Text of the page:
Q.: Will you talk about some of the characteristics an expert can discern using handwriting analysis?

A.: The general categories I cover in a personality profile include ego needs and ego strength, social attitudes, thinking style, fears and defenses—things like that. A lot depends on the purpose of the analysis. If I’m doing a report for an employer who has sent me handwritings of applicants, I would examine the areas specific to the job description. If the report were for a couple getting married, or for a mid-life career change, or for a child custody issue, the focus would be different.

Q.: Let’s get to your writing. What are your books? May we have a mini-synopsis?

A.: I write both non-fiction and fiction books. My non-fiction works are The Complete Idiot’s Guide to Handwriting Analysis (Alpha), which teaches the gestalt method of graphology and is like a mini course, and Handwriting of the Famous & Infamous (Thunder Bay), which has my thumbnail sketches of the handwritings of 75 well-known people from Galileo to the Son of Sam, from John Lennon to Hillary Clinton, and a whole lot of others. I also write mystery fiction — The Forensic Handwriting Mystery series (Penguin’s Obsidian) featuring forensic handwriting expert Claudia Rose. Dead Write, the third book in the series, was recently released, and I’ve just finished the next book, Unholy Writ, for release next year.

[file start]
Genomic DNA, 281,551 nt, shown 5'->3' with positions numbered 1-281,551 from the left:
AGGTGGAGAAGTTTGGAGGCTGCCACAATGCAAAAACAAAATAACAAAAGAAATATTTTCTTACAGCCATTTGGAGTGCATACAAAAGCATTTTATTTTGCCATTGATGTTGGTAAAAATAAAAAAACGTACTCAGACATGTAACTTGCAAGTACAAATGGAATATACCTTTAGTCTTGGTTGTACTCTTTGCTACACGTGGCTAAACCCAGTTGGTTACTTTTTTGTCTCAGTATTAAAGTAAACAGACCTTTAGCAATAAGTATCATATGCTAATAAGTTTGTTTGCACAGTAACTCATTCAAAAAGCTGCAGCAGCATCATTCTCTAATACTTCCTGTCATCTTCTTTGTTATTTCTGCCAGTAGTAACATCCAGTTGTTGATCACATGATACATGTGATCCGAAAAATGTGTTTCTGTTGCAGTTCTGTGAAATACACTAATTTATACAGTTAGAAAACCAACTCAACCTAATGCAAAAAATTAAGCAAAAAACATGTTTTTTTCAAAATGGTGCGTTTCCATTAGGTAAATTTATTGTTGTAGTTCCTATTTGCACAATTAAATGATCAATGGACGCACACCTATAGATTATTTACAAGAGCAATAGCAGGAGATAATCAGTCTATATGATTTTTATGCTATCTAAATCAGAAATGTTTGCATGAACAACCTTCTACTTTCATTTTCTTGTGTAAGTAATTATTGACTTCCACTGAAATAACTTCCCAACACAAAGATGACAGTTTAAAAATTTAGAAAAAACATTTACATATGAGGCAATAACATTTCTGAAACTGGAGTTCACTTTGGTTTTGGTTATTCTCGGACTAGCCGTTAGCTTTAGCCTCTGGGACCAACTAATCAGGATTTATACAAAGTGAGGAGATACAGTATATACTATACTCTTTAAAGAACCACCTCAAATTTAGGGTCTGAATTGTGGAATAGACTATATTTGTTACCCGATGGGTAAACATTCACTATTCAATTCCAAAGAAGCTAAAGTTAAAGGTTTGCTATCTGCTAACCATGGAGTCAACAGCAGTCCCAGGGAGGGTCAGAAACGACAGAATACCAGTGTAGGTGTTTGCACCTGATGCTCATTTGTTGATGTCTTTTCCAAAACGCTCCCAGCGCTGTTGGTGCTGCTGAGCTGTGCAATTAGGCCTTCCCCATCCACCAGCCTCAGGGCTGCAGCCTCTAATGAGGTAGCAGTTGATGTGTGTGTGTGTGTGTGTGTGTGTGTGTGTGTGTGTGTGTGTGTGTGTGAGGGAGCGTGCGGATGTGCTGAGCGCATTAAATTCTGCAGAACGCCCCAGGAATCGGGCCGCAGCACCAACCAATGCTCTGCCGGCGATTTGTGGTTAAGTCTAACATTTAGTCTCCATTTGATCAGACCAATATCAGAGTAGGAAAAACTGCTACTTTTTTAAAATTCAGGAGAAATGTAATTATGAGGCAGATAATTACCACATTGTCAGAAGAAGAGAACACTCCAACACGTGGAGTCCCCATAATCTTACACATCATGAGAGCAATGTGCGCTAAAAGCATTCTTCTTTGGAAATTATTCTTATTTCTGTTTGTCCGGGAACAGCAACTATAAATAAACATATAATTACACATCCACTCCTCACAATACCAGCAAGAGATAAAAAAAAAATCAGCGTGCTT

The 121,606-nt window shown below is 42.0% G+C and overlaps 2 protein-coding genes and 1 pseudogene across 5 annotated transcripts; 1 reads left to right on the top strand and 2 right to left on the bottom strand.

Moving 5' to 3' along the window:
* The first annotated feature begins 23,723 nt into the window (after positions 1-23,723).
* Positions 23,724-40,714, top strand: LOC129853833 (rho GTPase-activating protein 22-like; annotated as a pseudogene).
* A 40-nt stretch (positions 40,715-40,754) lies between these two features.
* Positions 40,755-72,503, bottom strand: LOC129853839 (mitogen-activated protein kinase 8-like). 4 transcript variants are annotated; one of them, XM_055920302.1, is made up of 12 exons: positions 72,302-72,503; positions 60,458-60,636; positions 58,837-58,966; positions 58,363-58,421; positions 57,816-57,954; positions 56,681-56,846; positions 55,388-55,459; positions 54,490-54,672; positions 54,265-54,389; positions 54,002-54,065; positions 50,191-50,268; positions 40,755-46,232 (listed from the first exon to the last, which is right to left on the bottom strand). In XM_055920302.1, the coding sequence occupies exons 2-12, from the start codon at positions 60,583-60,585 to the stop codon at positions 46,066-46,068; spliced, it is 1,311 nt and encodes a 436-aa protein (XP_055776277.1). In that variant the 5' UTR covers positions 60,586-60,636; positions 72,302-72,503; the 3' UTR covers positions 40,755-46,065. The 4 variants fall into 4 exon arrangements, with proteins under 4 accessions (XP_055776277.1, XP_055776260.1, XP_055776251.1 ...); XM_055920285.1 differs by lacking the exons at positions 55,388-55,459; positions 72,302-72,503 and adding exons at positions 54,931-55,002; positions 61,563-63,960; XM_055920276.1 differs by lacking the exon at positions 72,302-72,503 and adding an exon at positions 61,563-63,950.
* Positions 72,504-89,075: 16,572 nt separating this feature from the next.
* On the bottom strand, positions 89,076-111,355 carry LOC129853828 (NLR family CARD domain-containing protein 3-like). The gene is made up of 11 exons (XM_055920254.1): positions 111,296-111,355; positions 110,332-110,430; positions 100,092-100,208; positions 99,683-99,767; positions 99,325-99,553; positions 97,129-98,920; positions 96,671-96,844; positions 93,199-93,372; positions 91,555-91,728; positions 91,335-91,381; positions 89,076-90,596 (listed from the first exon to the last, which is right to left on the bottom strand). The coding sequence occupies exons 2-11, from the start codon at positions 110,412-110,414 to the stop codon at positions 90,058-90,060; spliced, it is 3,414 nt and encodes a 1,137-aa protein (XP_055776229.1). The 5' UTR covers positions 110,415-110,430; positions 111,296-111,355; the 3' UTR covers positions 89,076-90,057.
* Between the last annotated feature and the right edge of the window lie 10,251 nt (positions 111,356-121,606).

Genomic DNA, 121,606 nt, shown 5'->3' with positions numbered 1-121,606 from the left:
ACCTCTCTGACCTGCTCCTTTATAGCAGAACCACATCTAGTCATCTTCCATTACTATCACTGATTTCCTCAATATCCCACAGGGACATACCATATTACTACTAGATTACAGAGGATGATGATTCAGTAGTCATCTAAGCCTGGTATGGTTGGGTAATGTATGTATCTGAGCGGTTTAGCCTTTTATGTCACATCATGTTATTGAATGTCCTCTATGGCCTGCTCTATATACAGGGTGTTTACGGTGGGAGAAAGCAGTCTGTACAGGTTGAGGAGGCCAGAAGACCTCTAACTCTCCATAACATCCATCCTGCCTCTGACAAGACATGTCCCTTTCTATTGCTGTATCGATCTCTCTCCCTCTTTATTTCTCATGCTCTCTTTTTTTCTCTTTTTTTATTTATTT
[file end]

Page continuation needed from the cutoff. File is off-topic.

Q.: Who is your protagonist and what type of character is she?

A.: Claudia Rose is a modern single woman entering her forties, who, in the first book, Poison Pen, becomes involved with LAPD detective Joel Jovanic. Her handwriting analysis practice brings her in touch with crimes such as forgery, and using what she knows, she’s better able to understand the people, both good and bad, who are involved. Claudia has a hard time staying detached in cases where kids are in jeopardy, which is the case in Written in Blood and Unholy Writ. She’s warm and compassionate, but she’s learning to be tough when she needs to be. And she’s learning to allow herself to open up in a love relationship — one of her big challenges at the beginning of the series.

Q.: Do you use the misconceptions about handwriting analysis in your books?

A.: Yes. Claudia regularly has to answer the same questions and misconceptions that I do. I hope the series will help clear things up.

Q.: Does your character go into the courts?